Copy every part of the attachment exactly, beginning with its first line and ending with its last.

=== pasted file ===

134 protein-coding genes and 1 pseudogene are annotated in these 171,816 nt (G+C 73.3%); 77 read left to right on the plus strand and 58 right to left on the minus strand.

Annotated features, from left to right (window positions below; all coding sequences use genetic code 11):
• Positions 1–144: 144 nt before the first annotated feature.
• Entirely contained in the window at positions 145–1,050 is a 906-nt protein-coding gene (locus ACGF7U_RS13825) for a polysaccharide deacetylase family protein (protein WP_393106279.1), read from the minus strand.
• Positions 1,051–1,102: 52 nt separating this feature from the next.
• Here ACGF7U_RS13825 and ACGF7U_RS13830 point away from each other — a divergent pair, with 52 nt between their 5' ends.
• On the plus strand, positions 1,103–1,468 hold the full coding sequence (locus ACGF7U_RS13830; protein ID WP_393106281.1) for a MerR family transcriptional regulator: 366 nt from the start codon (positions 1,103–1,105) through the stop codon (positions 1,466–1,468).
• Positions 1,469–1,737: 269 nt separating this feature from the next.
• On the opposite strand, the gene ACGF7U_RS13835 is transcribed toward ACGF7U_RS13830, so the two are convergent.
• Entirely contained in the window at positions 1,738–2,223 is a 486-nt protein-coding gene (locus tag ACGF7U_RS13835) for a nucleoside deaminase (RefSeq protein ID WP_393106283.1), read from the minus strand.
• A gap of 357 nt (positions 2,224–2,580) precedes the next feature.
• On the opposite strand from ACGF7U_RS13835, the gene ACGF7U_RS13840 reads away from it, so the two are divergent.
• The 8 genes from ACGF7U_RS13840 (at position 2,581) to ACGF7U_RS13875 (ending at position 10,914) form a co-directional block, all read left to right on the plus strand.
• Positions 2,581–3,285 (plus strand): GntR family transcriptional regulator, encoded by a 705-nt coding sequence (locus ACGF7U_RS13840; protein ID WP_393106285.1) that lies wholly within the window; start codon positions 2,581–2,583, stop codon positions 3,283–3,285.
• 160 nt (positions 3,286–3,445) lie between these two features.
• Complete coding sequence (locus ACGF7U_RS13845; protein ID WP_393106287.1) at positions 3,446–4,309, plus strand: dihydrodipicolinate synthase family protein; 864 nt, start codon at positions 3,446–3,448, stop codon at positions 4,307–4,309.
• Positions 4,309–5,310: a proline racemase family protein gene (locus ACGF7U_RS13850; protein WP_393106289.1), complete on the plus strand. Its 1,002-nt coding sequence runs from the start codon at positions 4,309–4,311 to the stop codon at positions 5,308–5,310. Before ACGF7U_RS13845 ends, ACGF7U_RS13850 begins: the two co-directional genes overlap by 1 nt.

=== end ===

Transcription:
134 protein-coding genes and 1 pseudogene are annotated in these 171,816 nt (G+C 73.3%); 77 read left to right on the plus strand and 58 right to left on the minus strand.

Annotated features, from left to right (window positions below; all coding sequences use genetic code 11):
• Positions 1–144: 144 nt before the first annotated feature.
• Entirely contained in the window at positions 145–1,050 is a 906-nt protein-coding gene (locus ACGF7U_RS13825) for a polysaccharide deacetylase family protein (protein WP_393106279.1), read from the minus strand.
• Positions 1,051–1,102: 52 nt separating this feature from the next.
• Here ACGF7U_RS13825 and ACGF7U_RS13830 point away from each other — a divergent pair, with 52 nt between their 5' ends.
• On the plus strand, positions 1,103–1,468 hold the full coding sequence (locus ACGF7U_RS13830; protein ID WP_393106281.1) for a MerR family transcriptional regulator: 366 nt from the start codon (positions 1,103–1,105) through the stop codon (positions 1,466–1,468).
• Positions 1,469–1,737: 269 nt separating this feature from the next.
• On the opposite strand, the gene ACGF7U_RS13835 is transcribed toward ACGF7U_RS13830, so the two are convergent.
• Entirely contained in the window at positions 1,738–2,223 is a 486-nt protein-coding gene (locus tag ACGF7U_RS13835) for a nucleoside deaminase (RefSeq protein ID WP_393106283.1), read from the minus strand.
• A gap of 357 nt (positions 2,224–2,580) precedes the next feature.
• On the opposite strand from ACGF7U_RS13835, the gene ACGF7U_RS13840 reads away from it, so the two are divergent.
• The 8 genes from ACGF7U_RS13840 (at position 2,581) to ACGF7U_RS13875 (ending at position 10,914) form a co-directional block, all read left to right on the plus strand.
• Positions 2,581–3,285 (plus strand): GntR family transcriptional regulator, encoded by a 705-nt coding sequence (locus ACGF7U_RS13840; protein ID WP_393106285.1) that lies wholly within the window; start codon positions 2,581–2,583, stop codon positions 3,283–3,285.
• 160 nt (positions 3,286–3,445) lie between these two features.
• Complete coding sequence (locus ACGF7U_RS13845; protein ID WP_393106287.1) at positions 3,446–4,309, plus strand: dihydrodipicolinate synthase family protein; 864 nt, start codon at positions 3,446–3,448, stop codon at positions 4,307–4,309.
• Positions 4,309–5,310: a proline racemase family protein gene (locus ACGF7U_RS13850; protein WP_393106289.1), complete on the plus strand. Its 1,002-nt coding sequence runs from the start codon at positions 4,309–4,311 to the stop codon at positions 5,308–5,310. Before ACGF7U_RS13845 ends, ACGF7U_RS13850 begins: the two co-directional genes overlap by 1 nt.